In the battle for Scandinavia, Russia has been vanquished by England far too many times. We’ve all seen it happen: first Sweden falls, then an English fleet slips into the Barents Sea, and all of the sudden St. Petersburg is gone — and the rest of Russia soon with it. But no more. No. More.
There are an opening series of moves that can — with the right diplomatic maneuvers — completely halt a North-committed England in its tracks. England will be able to accomplish nothing — much like the current United States Congress. At the very least, it will force a stalemate and allow you to focus on other regions; at best, it will grant you complete control of Scandinavia and access to England’s home supply centers. I have coined this opening “The Finnish Filibuster.”
In the opening Diplomacy phase, it is vital that you establish good ties with Germany: at least convince them to maintain a neutral position in Scandinavia, if they do not want to help you against England. If you are bounced out of Sweden, it will throw off the entire plan, and make progress in Scandinavia seriously difficult.
In the opening spring phase, move St. Petersburg to the Gulf of Bothnia and Moscow to St. Petersburg. (This is a trick most of us have used at some point or another, usually followed by a move from St. Petersburg to Norway, forcing England to support themselves in to claim the center.) Now, it is important to note whether or not a Sealion is developing (if France has moved to the Channel and German-French ties look strong, then the odds are good). If you think there is one, then it is usually in your best interests just to go ahead and move to Norway, as you might actually take it if England decides to support themselves holding in the North Sea.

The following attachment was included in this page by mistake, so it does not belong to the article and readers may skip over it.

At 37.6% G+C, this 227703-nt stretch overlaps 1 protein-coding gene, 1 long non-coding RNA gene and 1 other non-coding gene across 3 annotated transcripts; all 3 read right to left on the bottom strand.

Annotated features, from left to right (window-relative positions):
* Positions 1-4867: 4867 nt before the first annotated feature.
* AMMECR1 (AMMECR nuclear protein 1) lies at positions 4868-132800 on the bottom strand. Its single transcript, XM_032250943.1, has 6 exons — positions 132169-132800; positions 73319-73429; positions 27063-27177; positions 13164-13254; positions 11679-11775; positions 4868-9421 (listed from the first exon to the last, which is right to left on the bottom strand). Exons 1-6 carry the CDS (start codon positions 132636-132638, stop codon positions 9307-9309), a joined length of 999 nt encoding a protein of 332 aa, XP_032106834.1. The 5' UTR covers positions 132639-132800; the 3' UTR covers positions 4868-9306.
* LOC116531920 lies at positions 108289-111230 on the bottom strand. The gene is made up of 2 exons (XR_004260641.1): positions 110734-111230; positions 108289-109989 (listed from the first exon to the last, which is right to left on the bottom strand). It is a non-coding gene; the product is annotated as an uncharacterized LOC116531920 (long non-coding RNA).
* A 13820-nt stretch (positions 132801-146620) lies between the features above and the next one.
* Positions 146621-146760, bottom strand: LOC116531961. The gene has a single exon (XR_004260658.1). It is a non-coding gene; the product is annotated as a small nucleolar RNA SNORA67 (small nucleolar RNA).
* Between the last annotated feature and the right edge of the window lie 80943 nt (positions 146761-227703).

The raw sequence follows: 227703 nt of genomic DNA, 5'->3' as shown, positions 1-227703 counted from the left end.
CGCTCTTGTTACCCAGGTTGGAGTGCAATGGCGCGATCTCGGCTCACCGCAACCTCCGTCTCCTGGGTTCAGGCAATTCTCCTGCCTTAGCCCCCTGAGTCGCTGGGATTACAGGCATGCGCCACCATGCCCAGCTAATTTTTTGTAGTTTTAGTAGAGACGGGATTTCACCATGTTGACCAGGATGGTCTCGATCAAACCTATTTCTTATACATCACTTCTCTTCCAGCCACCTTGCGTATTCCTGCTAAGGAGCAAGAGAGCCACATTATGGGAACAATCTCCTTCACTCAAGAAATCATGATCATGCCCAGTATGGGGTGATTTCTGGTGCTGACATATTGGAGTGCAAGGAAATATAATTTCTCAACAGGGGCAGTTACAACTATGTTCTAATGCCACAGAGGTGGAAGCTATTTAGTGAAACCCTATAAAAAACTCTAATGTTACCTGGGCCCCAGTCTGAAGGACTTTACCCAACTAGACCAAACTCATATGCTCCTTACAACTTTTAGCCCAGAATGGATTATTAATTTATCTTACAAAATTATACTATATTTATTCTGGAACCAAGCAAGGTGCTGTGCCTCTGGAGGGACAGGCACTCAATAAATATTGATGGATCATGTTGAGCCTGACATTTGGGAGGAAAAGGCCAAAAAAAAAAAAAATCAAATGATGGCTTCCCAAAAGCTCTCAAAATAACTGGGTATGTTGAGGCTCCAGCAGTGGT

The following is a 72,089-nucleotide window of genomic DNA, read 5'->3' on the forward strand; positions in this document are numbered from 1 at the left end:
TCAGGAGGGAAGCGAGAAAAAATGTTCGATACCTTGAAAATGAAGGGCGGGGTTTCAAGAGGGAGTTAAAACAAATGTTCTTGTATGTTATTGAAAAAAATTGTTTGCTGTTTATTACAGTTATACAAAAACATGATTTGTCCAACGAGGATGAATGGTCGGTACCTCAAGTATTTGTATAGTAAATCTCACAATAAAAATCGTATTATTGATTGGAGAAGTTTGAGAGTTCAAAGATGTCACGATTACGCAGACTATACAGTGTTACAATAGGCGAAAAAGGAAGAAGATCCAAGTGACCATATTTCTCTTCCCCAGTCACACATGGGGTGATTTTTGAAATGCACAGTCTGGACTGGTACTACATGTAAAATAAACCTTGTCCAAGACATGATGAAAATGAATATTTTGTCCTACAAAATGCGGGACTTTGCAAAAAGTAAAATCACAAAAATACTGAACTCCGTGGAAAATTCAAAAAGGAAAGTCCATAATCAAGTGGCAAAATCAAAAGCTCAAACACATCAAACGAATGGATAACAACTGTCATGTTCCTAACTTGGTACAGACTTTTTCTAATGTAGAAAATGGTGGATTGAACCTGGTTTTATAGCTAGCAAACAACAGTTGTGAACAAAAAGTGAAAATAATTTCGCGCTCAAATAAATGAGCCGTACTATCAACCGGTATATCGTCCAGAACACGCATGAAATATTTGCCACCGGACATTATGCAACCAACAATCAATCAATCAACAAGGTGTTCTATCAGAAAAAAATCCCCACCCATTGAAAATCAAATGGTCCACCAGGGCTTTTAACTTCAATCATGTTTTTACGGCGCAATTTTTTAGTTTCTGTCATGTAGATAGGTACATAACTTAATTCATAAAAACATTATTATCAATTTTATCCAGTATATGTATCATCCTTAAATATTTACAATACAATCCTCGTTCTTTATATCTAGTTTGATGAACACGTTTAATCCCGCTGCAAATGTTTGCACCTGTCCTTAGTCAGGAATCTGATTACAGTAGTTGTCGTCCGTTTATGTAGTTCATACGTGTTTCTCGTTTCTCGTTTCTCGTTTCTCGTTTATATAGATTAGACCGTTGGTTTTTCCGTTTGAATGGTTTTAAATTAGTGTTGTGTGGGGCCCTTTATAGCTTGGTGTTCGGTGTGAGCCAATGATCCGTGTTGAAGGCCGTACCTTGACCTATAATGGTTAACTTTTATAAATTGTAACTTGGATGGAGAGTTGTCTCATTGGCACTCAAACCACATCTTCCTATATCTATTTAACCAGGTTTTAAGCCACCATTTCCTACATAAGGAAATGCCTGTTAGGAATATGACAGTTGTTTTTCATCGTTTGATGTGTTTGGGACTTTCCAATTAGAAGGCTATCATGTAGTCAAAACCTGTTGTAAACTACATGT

However, if France has not moved to the Channel, (and neither has England) then it is time to use this new opening. England will almost assuredly assume you will be moving to Norway, and thus will support themselves into it. This actually benefits you, as it means there won’t be any pesky fleet in the Barents Sea come the end of 1901. However, instead of moving to Norway, you instead move the army in St. Petersburg to FINLAND. This allows you to build a fleet in the north coast of St. Petersburg (or an army) in the first build phase, a benefit you would not otherwise have — and gives you a strong grasp on Scandinavia, with control of two of the three territories.
Moves after this depend on the tactical and diplomatic situation, and thus will vary from game-to-game. Hopefully, you’ll be able to convince Germany to side with you at this point, as they can see you have the upper hand in the battle for Scandinavia. Beyond that, there is little left to say. Good luck, my friend!
If you wish to e-mail feedback on this article to the author, and clicking on the envelope above does not work for you, feel free to use the "Dear DP..." mail interface.